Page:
Elephants trample man to death

Elephants trample man to death

An oil palm plantation watchman, Waklung, 52, died after being trampled by a herd of feral elephants not far from his house in Koto Pait hamlet, Serai Wangi village, Pinggir district, Bengkalis regency.

Head of the local environmental group, Mandau Nature Society, Zul Husni Syukri, said the incident took place on March 21 at around 8 p.m. local time.

"The incident occurred when hamlet residents were driving away a herd of around 30 wild elephants that had entered their farms seeking food," Zul told The Jakarta Post on Monday.

Oil palm farmers jointly drove away the elephants whenever they came near, he added.

The herd of elephants was driven to a farm owned by Tewin, a local resident. Waklung was on guard duty.

"Residents stopped chasing the elephants at the farm watched by Waklung. They thought Waklung was away and were unaware he was resting in his hut," said Zul.

The residents were then startled by screams coming from Tewin's farm. After investigating they found Waklung, who hailed from Kalimantan, dead on the ground.

As forested areas have been converted into farms, elephants tend to migrate between neighbouring plantations. Whenever elephants come, farmers join together to move them away, generally moving from one plantation to another.

According to Zul, the farm guarded by Waklung is located just 6 kilometers from the where a wild elephant was shot and killed, its tusks hacked off by poachers on Feb. 10 this year.

"One of the poachers, arrested by the Riau Police, hails from Koto Pait. Residents believe the dead elephant came from the same herd that trampled Waklung. Residents of Pinggir believe the incident to be an act of vengeance," said Zul.

According to him, residents have long believed that wild animals like tigers and elephants exact revenge if one of their group is killed.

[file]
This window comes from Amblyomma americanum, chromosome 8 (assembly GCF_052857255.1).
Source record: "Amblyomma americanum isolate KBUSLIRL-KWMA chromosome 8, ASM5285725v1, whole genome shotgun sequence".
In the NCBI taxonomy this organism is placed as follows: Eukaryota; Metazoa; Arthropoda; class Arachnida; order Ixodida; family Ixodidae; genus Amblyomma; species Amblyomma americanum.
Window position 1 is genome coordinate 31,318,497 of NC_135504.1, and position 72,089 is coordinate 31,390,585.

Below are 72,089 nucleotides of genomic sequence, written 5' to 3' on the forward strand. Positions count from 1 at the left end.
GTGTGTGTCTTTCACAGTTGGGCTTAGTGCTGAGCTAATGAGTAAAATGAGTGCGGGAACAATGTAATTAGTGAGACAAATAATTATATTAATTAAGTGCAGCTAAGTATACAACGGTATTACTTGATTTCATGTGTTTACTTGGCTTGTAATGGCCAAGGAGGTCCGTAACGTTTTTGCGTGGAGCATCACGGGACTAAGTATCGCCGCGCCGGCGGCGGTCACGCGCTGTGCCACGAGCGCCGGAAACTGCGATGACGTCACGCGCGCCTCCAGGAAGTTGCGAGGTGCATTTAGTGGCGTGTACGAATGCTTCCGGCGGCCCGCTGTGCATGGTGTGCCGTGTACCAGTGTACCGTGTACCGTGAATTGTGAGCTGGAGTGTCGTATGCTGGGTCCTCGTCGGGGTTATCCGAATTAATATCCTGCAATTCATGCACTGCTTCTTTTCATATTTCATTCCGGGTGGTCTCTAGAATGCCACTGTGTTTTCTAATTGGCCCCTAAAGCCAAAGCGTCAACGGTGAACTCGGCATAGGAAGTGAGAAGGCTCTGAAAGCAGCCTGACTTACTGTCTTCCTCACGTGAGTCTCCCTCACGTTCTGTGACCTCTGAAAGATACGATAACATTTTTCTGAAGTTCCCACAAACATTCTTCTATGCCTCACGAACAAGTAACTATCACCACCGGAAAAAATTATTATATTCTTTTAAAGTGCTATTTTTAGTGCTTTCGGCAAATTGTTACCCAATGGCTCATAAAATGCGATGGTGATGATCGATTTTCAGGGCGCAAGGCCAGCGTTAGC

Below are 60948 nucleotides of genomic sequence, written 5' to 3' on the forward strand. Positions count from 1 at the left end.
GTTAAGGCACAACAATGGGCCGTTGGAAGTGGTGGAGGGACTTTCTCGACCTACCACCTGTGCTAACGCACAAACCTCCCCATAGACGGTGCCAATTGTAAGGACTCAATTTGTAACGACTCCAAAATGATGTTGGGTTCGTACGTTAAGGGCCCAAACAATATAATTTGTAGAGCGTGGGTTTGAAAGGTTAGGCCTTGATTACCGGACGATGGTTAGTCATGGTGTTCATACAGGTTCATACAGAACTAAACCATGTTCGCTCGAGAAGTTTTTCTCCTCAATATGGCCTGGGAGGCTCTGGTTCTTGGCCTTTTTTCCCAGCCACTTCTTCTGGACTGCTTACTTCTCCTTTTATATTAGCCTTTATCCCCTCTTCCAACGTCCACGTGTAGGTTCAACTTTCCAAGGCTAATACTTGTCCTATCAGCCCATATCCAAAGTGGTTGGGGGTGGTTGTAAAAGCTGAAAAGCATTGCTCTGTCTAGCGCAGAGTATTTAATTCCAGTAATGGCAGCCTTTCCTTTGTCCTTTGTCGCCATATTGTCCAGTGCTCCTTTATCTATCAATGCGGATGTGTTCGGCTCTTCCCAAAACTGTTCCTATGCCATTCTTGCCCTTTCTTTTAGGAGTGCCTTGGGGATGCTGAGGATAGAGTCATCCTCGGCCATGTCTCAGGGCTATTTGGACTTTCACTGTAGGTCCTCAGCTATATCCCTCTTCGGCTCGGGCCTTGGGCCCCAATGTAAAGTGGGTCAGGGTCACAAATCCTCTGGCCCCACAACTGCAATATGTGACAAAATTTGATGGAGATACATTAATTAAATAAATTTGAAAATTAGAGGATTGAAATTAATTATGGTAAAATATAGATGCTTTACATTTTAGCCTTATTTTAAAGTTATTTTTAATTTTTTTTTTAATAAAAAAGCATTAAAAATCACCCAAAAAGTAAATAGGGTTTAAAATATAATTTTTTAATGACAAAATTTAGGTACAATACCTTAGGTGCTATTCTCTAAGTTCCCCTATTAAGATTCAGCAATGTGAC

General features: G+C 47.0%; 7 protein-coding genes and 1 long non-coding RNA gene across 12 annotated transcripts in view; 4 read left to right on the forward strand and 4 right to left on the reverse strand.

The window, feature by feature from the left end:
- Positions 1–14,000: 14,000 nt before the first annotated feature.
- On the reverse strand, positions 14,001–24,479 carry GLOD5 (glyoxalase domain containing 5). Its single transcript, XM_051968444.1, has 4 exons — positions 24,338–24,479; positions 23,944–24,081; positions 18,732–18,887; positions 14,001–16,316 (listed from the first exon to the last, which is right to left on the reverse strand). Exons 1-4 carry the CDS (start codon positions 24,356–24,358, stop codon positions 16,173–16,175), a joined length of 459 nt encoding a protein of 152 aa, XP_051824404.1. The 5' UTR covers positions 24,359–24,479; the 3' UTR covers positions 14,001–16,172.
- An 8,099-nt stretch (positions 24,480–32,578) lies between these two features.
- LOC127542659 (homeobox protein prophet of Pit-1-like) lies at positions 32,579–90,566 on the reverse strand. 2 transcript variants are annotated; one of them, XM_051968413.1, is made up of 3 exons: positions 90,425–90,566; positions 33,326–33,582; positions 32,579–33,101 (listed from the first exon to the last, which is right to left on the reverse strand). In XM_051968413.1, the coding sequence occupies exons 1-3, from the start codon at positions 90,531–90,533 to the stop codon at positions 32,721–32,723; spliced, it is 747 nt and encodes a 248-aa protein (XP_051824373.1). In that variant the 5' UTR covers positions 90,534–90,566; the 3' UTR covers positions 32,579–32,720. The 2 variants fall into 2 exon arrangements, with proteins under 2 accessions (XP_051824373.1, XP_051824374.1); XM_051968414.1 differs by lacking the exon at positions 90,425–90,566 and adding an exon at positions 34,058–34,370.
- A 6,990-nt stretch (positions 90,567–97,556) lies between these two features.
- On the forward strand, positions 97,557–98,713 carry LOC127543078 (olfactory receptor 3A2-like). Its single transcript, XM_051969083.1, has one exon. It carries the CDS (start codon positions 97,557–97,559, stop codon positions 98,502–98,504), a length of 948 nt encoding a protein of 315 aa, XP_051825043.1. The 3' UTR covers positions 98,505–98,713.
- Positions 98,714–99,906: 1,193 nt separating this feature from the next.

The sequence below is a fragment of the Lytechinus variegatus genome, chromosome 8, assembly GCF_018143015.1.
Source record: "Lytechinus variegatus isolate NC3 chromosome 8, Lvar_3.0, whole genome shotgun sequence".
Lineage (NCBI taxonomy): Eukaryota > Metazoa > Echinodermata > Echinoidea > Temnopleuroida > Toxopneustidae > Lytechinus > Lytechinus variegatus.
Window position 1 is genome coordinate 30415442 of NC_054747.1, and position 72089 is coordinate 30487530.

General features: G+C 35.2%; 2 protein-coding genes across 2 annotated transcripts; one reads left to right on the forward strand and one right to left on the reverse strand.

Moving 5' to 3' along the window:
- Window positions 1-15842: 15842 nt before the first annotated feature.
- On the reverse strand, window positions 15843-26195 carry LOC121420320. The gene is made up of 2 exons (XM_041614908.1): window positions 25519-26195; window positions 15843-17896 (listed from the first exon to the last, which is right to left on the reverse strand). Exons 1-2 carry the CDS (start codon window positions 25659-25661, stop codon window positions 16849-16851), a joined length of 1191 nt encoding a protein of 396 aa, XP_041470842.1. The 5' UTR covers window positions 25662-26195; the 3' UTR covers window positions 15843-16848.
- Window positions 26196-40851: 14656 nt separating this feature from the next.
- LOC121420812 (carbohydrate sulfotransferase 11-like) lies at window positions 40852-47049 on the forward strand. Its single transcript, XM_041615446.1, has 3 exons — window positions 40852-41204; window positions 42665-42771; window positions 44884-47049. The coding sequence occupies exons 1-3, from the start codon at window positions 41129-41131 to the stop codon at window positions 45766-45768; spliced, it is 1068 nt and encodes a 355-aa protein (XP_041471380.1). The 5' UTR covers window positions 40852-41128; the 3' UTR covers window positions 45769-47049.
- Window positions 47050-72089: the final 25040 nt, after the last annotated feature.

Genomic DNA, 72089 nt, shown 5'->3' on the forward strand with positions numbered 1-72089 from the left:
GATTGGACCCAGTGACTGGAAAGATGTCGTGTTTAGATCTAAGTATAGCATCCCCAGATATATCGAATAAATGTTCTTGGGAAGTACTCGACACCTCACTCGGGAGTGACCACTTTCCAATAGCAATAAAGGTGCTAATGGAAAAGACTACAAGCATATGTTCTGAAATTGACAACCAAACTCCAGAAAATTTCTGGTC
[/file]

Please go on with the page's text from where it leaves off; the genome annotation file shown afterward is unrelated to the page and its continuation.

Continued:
Zul has urged the relevant authorities to take action so as to prevent the same from happening again. "The provincial government must act, as it has so far been keeping quiet as residents confront wild animals," he said.

World Wide Fund for Nature Indonesia's (WWF) Riau programme spokesperson Syamsidar said he believed the herd of elephants came from the Balai Raja Wildlife Refuge in Mandau district, Bengkalis.

"Currently, the elephant-passage to Mandau is hampered by the West Duri Ring Road project. They are afraid to cross when heading home to Balai Raja due to the huge number of workers, so they are trapped at residents' farms," said Syamsidar.

The WWF and other environmental groups have urged the local administration to reconsider the road project due to its deleterious effect on the elephant habitat.

"As the road bisects the natural elephant track, human-to-elephant conflict increases. Elephants have never altered their roaming range and the routes they use are the same their whole life," added Syamsidar.

Syamsidar also urged the government to restore, or reinstate, the function of the Balai Raja Wildlife Refuge, most of which has been damaged and converted into oil palm farms. Of the 18,000 hectares (ha) in the original refuge area, just 150 ha of forest remain intact.

"It is unfortunate that the Balai Raja Wildlife Refuge is allowed to be converted into oil palm farms. Protection of the area must be enhanced because the conservation area is an elephant habitat with the second-largest elephant population in Riau. When the source of food in nature runs out, the elephants will switch to the residents' farms," Syamsidar added.

More about

Purchase this article for republication.

BRANDINSIDER

SPONSORED

Most Read

Your daily good stuff - AsiaOne stories delivered straight to your inbox
By signing up, you agree to our Privacy policy and Terms and Conditions.